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12:01 AM
@KannE there's also a meta question about the sudden increase. It probably has nothing to do with Monica. It's sort of a gimme, who could possibly complain.
Wait... you did!
 
The present tense of wit is wot.
Not *wits.
 
What if you have a post with a net score of -60?: with 100 down, 40 up, you still rep cap for the day.
So you could build a huge rep score posting -60 questions.
Or minus any number, really.
 
and so the quest for world domination begins
 
> 1865 A. C. Swinburne Chastelard i. ii. 200 And that, God wot, I wist not.
"And that, God knows, I knew not."
 
What what!
 
12:06 AM
> 1867 P. J. Bailey Universal Hymn 8 Witting nought.
> 1753 S. Richardson Hist. Sir Charles Grandison IV. xvii. 133 Wot ye not the indelicacy of an early present, which you are not obliged to make?
> 1899 Cent. Mag. Dec. 300/2 They..witting little that the tide has long since turned.
> 1844 E. B. Browning Brown Rosary i. iv, The grey border-stone that is wist To dilate and assume a wild shape in the mist.
> 1830 Tennyson 2nd Song to Owl Thy tuwhits are lull'd, I wot.
Lucky guy, our Alfred, what with all the tuwhits.
> 1876 A. D. Whitney Sights & Insights II. iii. 363 We wit well of many things that we would never prove.
> 1793 R. Burns Poems & Songs (1968) II. 766 O Lassie, art thou sleeping yet, Or art thou wakin, I would wit.
 
12:25 AM
@Mitch Ha-ha, I was just wondering too hard. Well, I like extra points; it gives me more leeway to delete dumb stuff. It happens. I'm not a genius all the time; I've been misled.
 
@KannE Misling is hard on a person.
Make sure to get vaccinated next time.
 
So whatdaya say we do away with all these "tense" questions? My son was born with Spidey verb-tense sense. Doesn't know Rule One. Let's just tell everybody you're born with it or you're not. That seems accurate enough.
@tchrist - I belive every really bad or really good thing said about me. I refuse to be mediocre. There is no cure for that.
 
 
2 hours later…
2:37 AM
@RegDwigнt What an amazing trick. I'm surprised he shared it with the world.
 
 
5 hours later…
7:11 AM
@Robusto Musicians don't want you to know it.
 
 
3 hours later…
9:46 AM
@Cerberus oh, wonderful. At last I have found a use for my Twitter account.
I will tweet back "Well I'm a racist and I'm not leaving the network".
Though I didn't know that different genders were different races.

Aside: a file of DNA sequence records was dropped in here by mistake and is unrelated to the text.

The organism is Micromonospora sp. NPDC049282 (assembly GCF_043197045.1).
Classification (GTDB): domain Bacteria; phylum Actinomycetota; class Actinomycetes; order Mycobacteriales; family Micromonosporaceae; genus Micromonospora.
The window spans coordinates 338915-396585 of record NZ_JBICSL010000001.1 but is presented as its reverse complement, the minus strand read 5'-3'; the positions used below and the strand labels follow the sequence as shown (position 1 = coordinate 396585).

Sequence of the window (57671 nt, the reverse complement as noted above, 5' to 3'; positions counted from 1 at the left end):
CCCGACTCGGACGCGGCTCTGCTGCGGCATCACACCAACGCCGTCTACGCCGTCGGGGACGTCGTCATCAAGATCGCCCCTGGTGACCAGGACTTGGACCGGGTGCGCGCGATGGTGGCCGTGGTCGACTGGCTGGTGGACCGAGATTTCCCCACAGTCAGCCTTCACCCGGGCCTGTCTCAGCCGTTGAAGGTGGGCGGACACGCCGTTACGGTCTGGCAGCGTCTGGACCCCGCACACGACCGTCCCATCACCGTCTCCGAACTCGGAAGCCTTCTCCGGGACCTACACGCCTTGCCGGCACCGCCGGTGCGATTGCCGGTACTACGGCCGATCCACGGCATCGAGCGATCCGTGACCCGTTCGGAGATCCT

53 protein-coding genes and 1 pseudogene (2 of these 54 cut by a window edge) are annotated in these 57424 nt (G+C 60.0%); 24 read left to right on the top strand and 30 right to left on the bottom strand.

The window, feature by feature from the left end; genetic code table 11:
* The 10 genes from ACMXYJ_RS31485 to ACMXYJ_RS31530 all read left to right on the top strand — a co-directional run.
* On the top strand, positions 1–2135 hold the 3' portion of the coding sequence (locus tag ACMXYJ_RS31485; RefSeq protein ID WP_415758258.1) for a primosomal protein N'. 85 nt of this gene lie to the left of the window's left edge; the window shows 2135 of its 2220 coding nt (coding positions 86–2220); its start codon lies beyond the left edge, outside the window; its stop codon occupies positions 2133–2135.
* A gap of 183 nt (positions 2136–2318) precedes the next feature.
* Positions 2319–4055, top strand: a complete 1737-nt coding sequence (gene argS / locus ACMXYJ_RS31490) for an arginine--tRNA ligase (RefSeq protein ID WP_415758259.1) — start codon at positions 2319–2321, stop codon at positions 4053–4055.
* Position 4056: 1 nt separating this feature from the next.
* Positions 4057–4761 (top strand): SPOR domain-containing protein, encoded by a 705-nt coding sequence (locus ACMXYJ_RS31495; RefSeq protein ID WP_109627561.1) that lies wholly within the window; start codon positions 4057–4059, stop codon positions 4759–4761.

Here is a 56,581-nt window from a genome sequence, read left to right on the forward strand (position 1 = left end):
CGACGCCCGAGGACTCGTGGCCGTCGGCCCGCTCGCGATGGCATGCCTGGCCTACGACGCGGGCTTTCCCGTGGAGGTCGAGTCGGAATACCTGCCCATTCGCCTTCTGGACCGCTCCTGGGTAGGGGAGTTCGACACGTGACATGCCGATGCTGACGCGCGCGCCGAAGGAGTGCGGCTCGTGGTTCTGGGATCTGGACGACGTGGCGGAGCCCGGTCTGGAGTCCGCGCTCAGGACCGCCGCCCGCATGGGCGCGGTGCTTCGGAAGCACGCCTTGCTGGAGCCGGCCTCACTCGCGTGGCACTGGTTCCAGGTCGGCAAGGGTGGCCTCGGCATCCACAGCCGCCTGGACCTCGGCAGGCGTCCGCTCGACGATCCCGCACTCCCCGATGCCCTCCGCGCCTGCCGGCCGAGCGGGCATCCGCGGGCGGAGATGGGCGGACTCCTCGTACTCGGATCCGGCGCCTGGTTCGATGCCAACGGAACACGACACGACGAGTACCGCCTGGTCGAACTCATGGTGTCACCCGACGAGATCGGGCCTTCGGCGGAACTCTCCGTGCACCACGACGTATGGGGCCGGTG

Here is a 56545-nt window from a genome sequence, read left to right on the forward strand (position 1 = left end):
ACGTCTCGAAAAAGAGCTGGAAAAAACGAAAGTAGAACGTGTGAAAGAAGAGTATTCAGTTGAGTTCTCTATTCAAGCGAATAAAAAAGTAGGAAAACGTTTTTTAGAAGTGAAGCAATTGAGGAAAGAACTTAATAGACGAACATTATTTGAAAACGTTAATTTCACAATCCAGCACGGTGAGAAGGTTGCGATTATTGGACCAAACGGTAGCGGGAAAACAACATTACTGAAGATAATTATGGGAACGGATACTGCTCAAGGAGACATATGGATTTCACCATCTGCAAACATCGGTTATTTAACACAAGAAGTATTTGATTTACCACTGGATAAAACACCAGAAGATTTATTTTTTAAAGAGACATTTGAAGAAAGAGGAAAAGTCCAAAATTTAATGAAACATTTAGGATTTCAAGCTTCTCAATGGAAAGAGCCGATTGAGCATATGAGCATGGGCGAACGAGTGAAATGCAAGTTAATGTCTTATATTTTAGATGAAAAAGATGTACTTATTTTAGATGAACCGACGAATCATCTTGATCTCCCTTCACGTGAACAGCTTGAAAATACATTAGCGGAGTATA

I learn so many things on SE.
@Cerberus Anyway. Can't really blame Chipps for that, that's her whole job.
It's a nice sociological study if nothing else.
 
@RegDwigнt Hello...!!!
 
People should read more Asimov.
Or read Asimov, period.
@Malavika bonjour.
 
@RegDwigнt Yes...!!! How are you..?
:-)
 
Same old, same old.
 
hmm....
@RegDwigнt que faites-vous....? I mean your profession...
 
10:04 AM
A whole bunch of things. Even my business card doesn't know what to say.
Software development. Quality assurance. Web and graphic design. Translation and proofreading. Marketing.
Writing music and playing instruments.
Teaching. Instruments and everything else.
 
Oh...It is a big list......Great!!! Great!!!! Great!!!!
 
Heads-up: I'll be off the grid momentarily. Planned outage scheduled for in about twenty minutes.
 
CU. come back soon
 
Well it's not up to me. They said twenty minutes, but you know how it goes.
 
@RegDwigнt Aimes-tu la musique? Great....!!!!
 
10:09 AM
You know how the saying goes. You gotta turn the power back on, you gotta do it yourself.
@Malavika Y a-t-il quelqu'un qui ne l'aime pas ?
 
@RegDwigнt sadly, yes
 
@MattE.Эллен it's like Thatcher's Britain all over again.
 
She didn't even make the coal mines run on time
 
@RegDwigнt Oui, tu as raison..!!
 
@MattE.Эллен that, and she ran the UK as part of the EU. The horror.
Anyway I'm off.
 
10:16 AM
@RegDwigнt quel instrument joues-tu?
@MattE.Эллен Hello...!!
@RegDwigнt Je suis très heureux de vous rencontrer..!!!
 
10:42 AM
Aussi je suis intéressé par la musique ...
violon...
Quel type de musique aimez-vous le plus ..?
 
10:56 AM
@Malavika Le piano, la guitare, le bayan, le violon, la grande flûte, le mbira.
 
@RegDwigнt Oh vraiment....!!!
@RegDwigнt Je connais un peu le violon ...
Pas de musique occidentale ...
@RegDwigнt réellement..., J'ai étudié la musique carnatique ..